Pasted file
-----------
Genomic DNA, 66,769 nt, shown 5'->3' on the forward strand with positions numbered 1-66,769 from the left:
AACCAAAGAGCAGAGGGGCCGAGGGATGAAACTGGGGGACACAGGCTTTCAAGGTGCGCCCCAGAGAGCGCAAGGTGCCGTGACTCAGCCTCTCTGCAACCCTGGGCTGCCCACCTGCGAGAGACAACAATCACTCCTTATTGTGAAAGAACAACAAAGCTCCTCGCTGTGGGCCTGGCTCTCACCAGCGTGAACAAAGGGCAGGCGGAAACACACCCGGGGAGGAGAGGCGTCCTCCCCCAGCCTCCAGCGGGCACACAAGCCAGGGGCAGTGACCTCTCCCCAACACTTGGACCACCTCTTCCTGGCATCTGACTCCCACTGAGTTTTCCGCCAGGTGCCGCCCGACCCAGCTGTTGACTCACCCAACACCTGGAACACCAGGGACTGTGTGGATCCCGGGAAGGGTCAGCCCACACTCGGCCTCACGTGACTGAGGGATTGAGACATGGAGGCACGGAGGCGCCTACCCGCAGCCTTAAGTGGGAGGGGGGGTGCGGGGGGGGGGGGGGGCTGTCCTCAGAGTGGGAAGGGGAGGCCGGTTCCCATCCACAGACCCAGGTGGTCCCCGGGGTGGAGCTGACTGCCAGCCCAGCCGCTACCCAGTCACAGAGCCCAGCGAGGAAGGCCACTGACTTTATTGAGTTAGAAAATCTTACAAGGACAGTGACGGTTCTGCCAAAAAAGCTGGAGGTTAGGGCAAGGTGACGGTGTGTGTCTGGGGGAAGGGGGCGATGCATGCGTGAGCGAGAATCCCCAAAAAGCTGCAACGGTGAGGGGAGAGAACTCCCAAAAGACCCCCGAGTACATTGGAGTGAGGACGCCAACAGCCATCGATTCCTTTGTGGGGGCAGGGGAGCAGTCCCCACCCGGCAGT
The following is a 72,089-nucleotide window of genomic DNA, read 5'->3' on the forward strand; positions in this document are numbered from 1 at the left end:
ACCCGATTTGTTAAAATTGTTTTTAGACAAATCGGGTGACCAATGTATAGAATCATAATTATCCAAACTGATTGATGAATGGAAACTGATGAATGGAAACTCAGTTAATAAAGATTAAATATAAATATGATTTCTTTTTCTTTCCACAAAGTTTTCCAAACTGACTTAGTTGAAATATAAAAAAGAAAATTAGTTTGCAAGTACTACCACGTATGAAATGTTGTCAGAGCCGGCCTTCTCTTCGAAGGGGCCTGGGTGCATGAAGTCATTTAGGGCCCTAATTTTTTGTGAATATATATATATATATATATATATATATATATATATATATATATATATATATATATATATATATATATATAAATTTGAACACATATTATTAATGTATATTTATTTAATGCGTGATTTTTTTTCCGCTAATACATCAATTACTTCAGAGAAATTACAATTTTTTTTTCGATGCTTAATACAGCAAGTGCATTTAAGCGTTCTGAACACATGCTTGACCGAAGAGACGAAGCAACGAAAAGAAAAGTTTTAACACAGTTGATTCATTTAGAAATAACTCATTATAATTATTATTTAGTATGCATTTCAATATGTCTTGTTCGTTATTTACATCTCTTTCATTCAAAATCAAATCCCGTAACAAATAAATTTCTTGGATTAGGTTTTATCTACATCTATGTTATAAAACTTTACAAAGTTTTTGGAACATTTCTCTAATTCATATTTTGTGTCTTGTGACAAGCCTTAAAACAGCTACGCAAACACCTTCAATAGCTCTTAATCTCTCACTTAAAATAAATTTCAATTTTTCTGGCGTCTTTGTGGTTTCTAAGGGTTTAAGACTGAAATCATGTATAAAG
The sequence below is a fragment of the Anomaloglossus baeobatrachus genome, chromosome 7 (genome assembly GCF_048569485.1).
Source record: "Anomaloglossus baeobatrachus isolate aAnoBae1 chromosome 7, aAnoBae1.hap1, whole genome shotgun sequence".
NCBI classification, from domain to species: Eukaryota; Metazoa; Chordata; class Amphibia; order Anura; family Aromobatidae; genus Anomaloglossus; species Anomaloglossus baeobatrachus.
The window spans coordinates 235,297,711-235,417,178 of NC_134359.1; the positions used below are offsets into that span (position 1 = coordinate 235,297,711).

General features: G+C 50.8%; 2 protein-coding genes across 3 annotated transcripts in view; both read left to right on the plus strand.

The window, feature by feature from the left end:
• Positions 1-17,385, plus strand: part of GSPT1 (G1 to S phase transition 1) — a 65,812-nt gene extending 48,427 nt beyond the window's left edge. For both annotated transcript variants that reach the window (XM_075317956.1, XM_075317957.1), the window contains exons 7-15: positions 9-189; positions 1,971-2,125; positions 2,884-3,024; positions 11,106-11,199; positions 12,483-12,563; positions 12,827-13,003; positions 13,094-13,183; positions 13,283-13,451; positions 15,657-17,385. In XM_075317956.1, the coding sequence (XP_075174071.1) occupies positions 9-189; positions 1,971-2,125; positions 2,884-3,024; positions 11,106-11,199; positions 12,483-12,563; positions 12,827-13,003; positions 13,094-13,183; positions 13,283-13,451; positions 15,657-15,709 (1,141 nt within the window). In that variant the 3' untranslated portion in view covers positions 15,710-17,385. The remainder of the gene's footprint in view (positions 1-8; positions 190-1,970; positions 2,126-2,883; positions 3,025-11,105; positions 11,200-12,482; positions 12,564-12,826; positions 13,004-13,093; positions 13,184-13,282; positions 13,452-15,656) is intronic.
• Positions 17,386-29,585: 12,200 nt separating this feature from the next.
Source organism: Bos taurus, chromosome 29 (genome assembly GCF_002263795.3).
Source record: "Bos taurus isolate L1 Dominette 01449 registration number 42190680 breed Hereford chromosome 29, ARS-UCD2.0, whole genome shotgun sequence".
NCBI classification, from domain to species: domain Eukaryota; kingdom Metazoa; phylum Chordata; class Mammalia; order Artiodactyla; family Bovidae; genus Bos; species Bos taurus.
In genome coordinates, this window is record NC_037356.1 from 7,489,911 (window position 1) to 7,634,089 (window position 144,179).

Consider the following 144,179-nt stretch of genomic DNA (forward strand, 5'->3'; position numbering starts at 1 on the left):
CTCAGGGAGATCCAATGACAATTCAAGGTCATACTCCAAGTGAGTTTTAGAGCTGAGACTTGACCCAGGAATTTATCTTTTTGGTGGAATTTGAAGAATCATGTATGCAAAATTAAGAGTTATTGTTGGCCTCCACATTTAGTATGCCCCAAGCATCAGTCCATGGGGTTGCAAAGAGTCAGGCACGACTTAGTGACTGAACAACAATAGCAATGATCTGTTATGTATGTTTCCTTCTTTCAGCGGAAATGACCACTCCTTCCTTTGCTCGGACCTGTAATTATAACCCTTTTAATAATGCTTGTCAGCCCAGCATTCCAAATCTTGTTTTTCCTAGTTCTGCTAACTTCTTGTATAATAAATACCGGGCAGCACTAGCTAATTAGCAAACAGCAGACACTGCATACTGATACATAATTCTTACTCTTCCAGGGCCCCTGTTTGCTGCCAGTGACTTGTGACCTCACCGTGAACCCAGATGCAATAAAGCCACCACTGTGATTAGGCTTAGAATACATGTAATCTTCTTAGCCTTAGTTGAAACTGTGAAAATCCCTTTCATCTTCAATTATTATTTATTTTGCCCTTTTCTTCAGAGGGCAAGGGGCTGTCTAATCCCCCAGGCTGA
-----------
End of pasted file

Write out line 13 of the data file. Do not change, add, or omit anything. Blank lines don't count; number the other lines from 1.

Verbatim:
Source organism: Bos taurus, chromosome 29 (genome assembly GCF_002263795.3).